By Jane Ashley
Health reporter, BBC News
Big Brother Watch said the system was "wide open for abuse"
At least 100,000 non-medical staff in NHS trusts have access to confidential patient records, claim campaigners.
Big Brother Watch, who based the figure on 151 responses from trusts, said it demonstrated "slack security".
The group says hospital domestics, porters, and IT staff are among those with access to records in some trusts.
The Department of Health says the report muddles paper files and the newer electronic systems for which access will be strictly controlled.
Big Brother Watch asked every NHS Trust in the UK for the number of their non-medical staff who had access to confidential patient records.
Access was defined as being able to see at least a patient's full name, date of birth and most recent medical history. No distinction was made between paper and electronic files.
The responses showed that 101,272 non-medical staff had access to records. This was an average of 732 in each trust.
Of the 194 trusts in the UK, 43 did not disclose any information or provide enough detail to be included in these figures.
Big Brother Watch says this demonstrates "slack security and monitoring around those with access to patient medical histories".
Its director, Alex Deane, said: "The number of non-medical personnel with access to confidential medical records leaves the system wide open for abuse.
"Whilst Big Brother Watch has considered emergency, necessity and practicality concerns, we believe it is necessary to drastically reduce the number of people with access to medical records to prevent the high rate of data loss experienced by the NHS."
The government is currently rolling out a medical records database for patients in England. It hopes to have 50 million records on the system by 2014.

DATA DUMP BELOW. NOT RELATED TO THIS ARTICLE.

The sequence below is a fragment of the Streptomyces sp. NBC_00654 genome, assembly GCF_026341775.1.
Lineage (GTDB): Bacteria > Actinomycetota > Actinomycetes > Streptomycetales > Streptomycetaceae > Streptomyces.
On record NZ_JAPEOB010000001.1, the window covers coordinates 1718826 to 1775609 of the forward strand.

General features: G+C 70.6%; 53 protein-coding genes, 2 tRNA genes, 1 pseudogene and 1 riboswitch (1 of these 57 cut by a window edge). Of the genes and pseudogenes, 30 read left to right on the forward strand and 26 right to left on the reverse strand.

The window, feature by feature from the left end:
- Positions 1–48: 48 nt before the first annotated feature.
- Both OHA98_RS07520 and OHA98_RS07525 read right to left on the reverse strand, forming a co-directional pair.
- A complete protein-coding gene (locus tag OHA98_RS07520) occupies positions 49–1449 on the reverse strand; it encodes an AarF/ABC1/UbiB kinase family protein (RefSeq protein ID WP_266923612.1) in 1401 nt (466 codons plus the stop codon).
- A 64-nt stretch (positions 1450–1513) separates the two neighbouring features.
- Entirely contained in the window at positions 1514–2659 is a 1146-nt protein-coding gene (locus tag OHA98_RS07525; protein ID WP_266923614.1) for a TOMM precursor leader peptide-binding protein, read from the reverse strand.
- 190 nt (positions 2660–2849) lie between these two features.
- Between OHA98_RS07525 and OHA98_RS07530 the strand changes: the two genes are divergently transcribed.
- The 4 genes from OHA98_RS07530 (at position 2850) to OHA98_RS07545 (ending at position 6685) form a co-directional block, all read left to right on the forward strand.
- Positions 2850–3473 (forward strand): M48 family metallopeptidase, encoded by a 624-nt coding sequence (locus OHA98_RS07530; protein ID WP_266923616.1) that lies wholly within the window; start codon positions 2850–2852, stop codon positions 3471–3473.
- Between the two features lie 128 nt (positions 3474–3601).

A Department of Health spokesman said the report was "confused" and had muddled paper files, which potentially allow any member of staff to see confidential information, and new electronic systems which strictly control access to those directly involved in a patient's healthcare.
"We have set clear standards for NHS organisations to adhere to on data handling, and have issued guidance that sets out the steps they must take to ensure records are kept secure and confidential," the spokesman said.
"With the modernisation of NHS IT, access to electronic records is controlled by smartcards which allows all access to be tracked and audited so that, unlike paper files, any abuse can be traced and dealt with.
"When managed properly, it is not possible for an unauthorised member of staff to see clinical information."
The Information Commissioner's Office said it was vital that medical records remained private and that information was kept secure, accurate and up-to-date.
David Smith, Deputy Information Commissioner, said: "The NHS must ensure that robust criteria are applied to ensure the numbers of people who have access to medical records are kept to a minimum."
"We will study the report carefully and will not hesitate to make our own inquiries with the NHS if further action is required," he added.
Need to know
The trust with the highest number of non-medical staff with access was Sandwell and West Birmingham, with 2,487.
It spokesman, Nick Howells, said its figure was high because it had included health care support workers, who are not qualified nurses but work in frontline patient care.
He said the report failed to recognise that many people who work behind the scenes, like medical secretaries, pharmacy workers and clerical workers in areas of bed management need access to patient records in order to run the hospital.
"The Trust does take its responsibility to protect the confidentiality of patient notes seriously and, for all of those who have access to patient notes, that access is controlled so there are different levels of access on a need-to-know basis," he added.
Big Brother Watch is a group which campaigns on privacy issues and was set up by the founders of the TaxPayers' Alliance.